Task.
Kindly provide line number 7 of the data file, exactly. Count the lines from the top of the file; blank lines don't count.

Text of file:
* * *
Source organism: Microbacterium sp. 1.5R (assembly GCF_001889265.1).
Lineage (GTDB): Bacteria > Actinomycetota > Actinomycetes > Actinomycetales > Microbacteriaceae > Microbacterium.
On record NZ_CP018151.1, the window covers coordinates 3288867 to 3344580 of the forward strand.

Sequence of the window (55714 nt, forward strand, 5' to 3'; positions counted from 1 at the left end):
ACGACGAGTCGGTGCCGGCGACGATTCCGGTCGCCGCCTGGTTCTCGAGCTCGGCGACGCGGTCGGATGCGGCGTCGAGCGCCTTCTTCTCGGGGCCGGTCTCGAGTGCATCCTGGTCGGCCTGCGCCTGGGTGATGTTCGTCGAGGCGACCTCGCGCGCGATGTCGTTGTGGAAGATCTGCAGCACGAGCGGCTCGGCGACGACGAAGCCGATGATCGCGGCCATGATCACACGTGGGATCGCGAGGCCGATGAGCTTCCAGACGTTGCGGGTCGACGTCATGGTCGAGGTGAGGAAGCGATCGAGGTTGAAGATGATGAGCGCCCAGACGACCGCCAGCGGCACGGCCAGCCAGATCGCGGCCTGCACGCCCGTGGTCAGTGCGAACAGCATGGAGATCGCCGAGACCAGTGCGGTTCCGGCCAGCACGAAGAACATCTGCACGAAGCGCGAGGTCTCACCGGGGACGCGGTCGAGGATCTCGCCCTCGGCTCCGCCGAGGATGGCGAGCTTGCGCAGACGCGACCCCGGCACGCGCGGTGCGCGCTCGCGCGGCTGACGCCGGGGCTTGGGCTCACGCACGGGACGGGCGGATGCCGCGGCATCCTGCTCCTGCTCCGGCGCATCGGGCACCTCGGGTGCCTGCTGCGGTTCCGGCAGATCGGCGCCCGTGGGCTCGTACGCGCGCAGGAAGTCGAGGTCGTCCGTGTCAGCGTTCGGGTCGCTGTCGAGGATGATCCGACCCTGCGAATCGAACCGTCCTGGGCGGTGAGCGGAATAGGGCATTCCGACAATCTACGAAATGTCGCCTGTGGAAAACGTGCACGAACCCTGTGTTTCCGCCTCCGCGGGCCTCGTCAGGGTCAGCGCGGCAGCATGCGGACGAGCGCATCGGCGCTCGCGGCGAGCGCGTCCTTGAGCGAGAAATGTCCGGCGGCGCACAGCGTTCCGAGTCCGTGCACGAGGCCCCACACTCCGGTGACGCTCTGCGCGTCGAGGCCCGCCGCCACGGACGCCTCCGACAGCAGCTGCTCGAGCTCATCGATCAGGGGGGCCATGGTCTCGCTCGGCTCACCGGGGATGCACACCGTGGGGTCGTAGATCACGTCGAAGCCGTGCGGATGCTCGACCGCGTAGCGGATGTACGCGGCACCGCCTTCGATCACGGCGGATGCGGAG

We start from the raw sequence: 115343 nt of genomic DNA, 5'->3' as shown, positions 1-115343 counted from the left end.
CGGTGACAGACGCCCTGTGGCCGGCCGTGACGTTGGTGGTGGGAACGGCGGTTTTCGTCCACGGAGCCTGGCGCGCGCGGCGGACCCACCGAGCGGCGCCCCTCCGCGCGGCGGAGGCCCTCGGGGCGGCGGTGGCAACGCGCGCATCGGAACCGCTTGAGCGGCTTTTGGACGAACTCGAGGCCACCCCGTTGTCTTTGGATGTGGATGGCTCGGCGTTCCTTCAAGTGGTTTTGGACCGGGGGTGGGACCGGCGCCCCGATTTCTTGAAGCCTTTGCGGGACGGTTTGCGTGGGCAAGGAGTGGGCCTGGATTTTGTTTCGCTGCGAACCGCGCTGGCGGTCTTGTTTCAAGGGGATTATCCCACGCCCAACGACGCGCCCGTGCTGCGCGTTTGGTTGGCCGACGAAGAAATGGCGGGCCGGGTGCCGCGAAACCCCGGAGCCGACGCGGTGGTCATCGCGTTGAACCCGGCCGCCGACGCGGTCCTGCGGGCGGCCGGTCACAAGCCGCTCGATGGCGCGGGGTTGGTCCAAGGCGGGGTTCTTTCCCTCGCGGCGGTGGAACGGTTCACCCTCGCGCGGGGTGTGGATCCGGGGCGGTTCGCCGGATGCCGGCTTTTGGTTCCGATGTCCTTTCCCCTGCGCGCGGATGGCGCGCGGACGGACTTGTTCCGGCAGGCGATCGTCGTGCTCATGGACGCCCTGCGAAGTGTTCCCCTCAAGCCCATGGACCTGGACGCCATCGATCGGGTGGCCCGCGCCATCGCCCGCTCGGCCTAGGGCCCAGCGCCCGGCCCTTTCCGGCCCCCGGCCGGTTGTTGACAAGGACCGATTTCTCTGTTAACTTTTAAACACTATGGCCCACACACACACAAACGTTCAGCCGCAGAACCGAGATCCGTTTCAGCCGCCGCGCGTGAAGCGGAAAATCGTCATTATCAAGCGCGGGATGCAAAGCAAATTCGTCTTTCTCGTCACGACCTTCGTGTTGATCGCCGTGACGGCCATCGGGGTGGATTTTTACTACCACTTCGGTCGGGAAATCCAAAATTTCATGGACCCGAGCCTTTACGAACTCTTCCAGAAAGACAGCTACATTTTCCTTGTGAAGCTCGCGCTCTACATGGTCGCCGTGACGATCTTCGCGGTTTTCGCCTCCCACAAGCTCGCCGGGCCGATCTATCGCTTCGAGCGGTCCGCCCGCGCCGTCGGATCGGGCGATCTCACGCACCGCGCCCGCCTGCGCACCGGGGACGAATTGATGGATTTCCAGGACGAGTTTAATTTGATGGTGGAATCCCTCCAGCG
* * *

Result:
CGGTGACAGACGCCCTGTGGCCGGCCGTGACGTTGGTGGTGGGAACGGCGGTTTTCGTCCACGGAGCCTGGCGCGCGCGGCGGACCCACCGAGCGGCGCCCCTCCGCGCGGCGGAGGCCCTCGGGGCGGCGGTGGCAACGCGCGCATCGGAACCGCTTGAGCGGCTTTTGGACGAACTCGAGGCCACCCCGTTGTCTTTGGATGTGGATGGCTCGGCGTTCCTTCAAGTGGTTTTGGACCGGGGGTGGGACCGGCGCCCCGATTTCTTGAAGCCTTTGCGGGACGGTTTGCGTGGGCAAGGAGTGGGCCTGGATTTTGTTTCGCTGCGAACCGCGCTGGCGGTCTTGTTTCAAGGGGATTATCCCACGCCCAACGACGCGCCCGTGCTGCGCGTTTGGTTGGCCGACGAAGAAATGGCGGGCCGGGTGCCGCGAAACCCCGGAGCCGACGCGGTGGTCATCGCGTTGAACCCGGCCGCCGACGCGGTCCTGCGGGCGGCCGGTCACAAGCCGCTCGATGGCGCGGGGTTGGTCCAAGGCGGGGTTCTTTCCCTCGCGGCGGTGGAACGGTTCACCCTCGCGCGGGGTGTGGATCCGGGGCGGTTCGCCGGATGCCGGCTTTTGGTTCCGATGTCCTTTCCCCTGCGCGCGGATGGCGCGCGGACGGACTTGTTCCGGCAGGCGATCGTCGTGCTCATGGACGCCCTGCGAAGTGTTCCCCTCAAGCCCATGGACCTGGACGCCATCGATCGGGTGGCCCGCGCCATCGCCCGCTCGGCCTAGGGCCCAGCGCCCGGCCCTTTCCGGCCCCCGGCCGGTTGTTGACAAGGACCGATTTCTCTGTTAACTTTTAAACACTATGGCCCACACACACACAAACGTTCAGCCGCAGAACCGAGATCCGTTTCAGCCGCCGCGCGTGAAGCGGAAAATCGTCATTATCAAGCGCGGGATGCAAAGCAAATTCGTCTTTCTCGTCACGACCTTCGTGTTGATCGCCGTGACGGCCATCGGGGTGGATTTTTACTACCACTTCGGTCGGGAAATCCAAAATTTCATGGACCCGAGCCTTTACGAACTCTTCCAGAAAGACAGCTACATTTTCCTTGTGAAGCTCGCGCTCTACATGGTCGCCGTGACGATCTTCGCGGTTTTCGCCTCCCACAAGCTCGCCGGGCCGATCTATCGCTTCGAGCGGTCCGCCCGCGCCGTCGGATCGGGCGATCTCACGCACCGCGCCCGCCTGCGCACCGGGGACGAATTGATGGATTTCCAGGACGAGTTTAATTTGATGGTGGAATCCCTCCAGCG